Sunday, January 2, 2011

What’s Your Best Writing Advice?

Back when I was a starry-eyed unpub, I thought published authors possessed magic fairy dust. If only they’d sprinkle it over my manuscript, I would magically join their ranks on the bookstore shelves.

Now if you’re as green a writer as I was, you’re probably thinking, “Where can I get me some of that fairy dust!?!?”

But if you’re published (or very close) you already know there’s no such thing.

Anyhoo, in my clueless newbie days I screwed up the courage to ask a multi-published friend to read over my manuscript.

As a former editor for both True Confessions and Guidepost magazines, and writing her own books for Avalon, Kensington, Awe-Struck, New Concepts and Midnight Showcase, I figured Connie Keenan/Consuelo Vazquez had fairy dust to spare.

However, Connie gave me something better than magic.

“Sure, I’ll read it,” she said, “but it doesn’t matter what I think. The only opinions that count are yours and the editor who buys it.”

I’ve received plenty of awesome writing advice, but that simple statement stands out as the most memorable.

No, I didn’t send my manuscript to Connie. Instead, I went with my own gut. I still do. And so far, I have no regrets.

Sooooo, tell me… what’s the best piece of writing advice you’ve ever received?

10 comments:

G said...

A bit cliched, but the best advice I've gotten was, "practice, practice, practice."

Which is why I still blog some 2 1/2 years later. I practice my writing, show it to the world, get great tips and critique, and continue practicing.

Someday I'll be a published somebody somewhere, but until then, I'll keep chugging along practicing my writing until it becomes a natural extension of who I am.

Liane Spicer said...

Crikes, Phyllis. I've read great advice from so many authors that it's hard to narrow it down. Let me see...

Whoever said 'kill your darlings' made an indelible impression on me. It's like when I started playing chess and my tutor told me every single move should be part of my strategy for winning the game. No random moves permitted. It's the same with writing: if something doesn't move the story forward, take it out.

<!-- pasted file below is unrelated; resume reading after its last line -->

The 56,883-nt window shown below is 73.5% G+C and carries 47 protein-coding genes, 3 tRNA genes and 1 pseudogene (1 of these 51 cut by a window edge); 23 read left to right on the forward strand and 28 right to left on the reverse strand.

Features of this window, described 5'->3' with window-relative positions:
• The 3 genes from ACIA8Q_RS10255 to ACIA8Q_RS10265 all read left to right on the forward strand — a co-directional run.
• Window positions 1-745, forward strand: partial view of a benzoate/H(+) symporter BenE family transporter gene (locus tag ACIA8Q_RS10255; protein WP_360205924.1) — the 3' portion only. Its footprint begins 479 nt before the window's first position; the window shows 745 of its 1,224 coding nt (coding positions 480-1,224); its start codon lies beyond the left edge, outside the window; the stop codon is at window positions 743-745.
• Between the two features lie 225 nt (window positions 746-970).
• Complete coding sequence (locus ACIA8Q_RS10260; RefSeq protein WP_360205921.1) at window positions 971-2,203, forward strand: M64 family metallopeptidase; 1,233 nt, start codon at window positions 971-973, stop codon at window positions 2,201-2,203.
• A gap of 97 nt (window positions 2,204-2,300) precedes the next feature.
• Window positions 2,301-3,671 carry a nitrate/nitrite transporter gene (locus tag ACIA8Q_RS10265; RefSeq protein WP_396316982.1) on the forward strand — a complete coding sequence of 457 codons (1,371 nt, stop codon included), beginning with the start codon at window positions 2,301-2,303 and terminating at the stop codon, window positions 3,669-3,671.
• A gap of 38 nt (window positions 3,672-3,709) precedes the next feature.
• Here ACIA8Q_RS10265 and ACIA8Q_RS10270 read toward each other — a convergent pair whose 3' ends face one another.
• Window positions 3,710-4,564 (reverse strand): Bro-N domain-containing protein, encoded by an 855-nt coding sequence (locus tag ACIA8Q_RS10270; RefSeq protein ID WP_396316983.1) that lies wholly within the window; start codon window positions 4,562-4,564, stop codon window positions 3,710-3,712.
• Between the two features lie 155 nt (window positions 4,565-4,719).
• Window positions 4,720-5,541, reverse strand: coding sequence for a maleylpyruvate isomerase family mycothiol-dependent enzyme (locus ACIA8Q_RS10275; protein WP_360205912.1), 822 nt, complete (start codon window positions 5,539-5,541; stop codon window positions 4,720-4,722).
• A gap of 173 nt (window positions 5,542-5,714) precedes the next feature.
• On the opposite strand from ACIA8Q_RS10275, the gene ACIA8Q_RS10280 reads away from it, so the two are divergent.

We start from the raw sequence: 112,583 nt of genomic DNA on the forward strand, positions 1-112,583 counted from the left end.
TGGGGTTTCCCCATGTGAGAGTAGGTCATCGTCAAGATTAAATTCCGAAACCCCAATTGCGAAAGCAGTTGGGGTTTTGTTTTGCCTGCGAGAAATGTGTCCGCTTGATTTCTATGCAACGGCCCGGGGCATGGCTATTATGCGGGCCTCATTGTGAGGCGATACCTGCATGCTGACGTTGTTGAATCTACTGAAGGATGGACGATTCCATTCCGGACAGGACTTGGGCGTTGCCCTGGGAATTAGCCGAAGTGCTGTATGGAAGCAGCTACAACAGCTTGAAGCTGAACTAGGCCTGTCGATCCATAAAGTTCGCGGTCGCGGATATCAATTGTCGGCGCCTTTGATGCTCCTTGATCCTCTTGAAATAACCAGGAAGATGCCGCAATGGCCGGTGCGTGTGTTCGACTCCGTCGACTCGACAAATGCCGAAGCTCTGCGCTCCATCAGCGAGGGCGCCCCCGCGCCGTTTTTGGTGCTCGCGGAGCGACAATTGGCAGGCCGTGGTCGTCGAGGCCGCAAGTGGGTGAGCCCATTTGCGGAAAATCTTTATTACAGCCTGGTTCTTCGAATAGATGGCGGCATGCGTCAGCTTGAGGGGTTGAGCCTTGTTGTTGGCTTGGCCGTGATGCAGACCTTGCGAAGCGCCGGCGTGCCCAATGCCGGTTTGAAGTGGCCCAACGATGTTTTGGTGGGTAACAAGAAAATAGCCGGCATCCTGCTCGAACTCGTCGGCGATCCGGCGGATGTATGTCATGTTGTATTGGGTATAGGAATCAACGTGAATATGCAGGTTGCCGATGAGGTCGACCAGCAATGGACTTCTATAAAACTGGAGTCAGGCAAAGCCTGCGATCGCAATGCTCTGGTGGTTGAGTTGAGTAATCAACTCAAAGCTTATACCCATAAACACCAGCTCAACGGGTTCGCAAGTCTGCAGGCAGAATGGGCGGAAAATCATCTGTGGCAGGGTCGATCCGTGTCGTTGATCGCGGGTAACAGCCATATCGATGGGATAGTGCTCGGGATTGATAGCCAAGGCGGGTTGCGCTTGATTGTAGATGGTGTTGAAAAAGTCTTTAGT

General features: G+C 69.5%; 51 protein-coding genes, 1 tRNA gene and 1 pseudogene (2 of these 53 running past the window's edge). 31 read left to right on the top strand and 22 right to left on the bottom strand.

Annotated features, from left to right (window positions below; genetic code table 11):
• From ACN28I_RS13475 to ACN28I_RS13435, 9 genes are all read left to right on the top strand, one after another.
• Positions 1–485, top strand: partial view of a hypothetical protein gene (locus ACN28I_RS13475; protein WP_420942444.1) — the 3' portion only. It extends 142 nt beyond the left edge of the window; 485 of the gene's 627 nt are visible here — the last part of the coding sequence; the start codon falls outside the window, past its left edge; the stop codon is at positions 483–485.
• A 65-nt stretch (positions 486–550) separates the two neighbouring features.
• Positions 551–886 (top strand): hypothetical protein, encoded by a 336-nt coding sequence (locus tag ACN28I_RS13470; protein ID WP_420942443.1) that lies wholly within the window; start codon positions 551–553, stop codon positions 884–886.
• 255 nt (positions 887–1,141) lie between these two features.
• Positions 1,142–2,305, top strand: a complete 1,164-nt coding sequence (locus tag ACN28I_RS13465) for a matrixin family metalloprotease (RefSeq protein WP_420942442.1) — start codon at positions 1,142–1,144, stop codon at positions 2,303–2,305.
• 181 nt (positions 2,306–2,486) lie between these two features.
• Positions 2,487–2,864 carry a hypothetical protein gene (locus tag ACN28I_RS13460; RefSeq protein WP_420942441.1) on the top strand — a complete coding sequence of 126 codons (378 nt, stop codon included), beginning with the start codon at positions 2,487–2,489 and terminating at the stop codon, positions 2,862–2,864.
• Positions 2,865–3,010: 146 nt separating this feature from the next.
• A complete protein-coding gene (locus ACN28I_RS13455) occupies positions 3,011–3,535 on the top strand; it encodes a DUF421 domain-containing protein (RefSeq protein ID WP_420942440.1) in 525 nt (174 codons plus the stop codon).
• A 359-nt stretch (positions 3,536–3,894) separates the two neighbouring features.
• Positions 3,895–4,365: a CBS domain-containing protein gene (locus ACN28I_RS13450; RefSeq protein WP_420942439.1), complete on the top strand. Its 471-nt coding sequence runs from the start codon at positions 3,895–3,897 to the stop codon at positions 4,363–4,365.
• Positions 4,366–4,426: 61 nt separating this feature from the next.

Phyllis Bourne said...

@G and @Liane Spicer, it was hard narrowing it down to one piece of advice. I kept thinking what about...?

But Connie's advice always stands out in my head.

@G - I started my first blog www.fortyisthenew20.com after I sold. I decided to make it a blog about a topic I loved instead of about writing.

Like you, it taught me a lot because it helped me find my voice and my own style.

@Liane - Sigh. I still have trouble killing my darlings, even though I know it best for the story.

Ohhhh, I love the chess strategy advice.

Happy New Year, y'all!

Tom said...

"Show, don't tell." It's something I still struggle with. But now that I know what that means, I am better about doing it.

Phyllis Bourne said...

@Tom - That's a tough one! I thought I had it down, until my editor returned a manuscript with "SHOW DON'T TELL" written all over it.

Charles Gramlich said...

Probably, "butt in chair, hands on keyboard."

Phyllis Bourne said...

@Charles Gramlich - my dh always says, "You don't have a writing problem. You have a sitting problem."

KeVin K. said...

"Mail the damn thing."

Jewel Amethyst said...

The Nike commercial: Just Do it!

Captain Black said...

Someone I never had the privilege to meet said: "Writers, write!"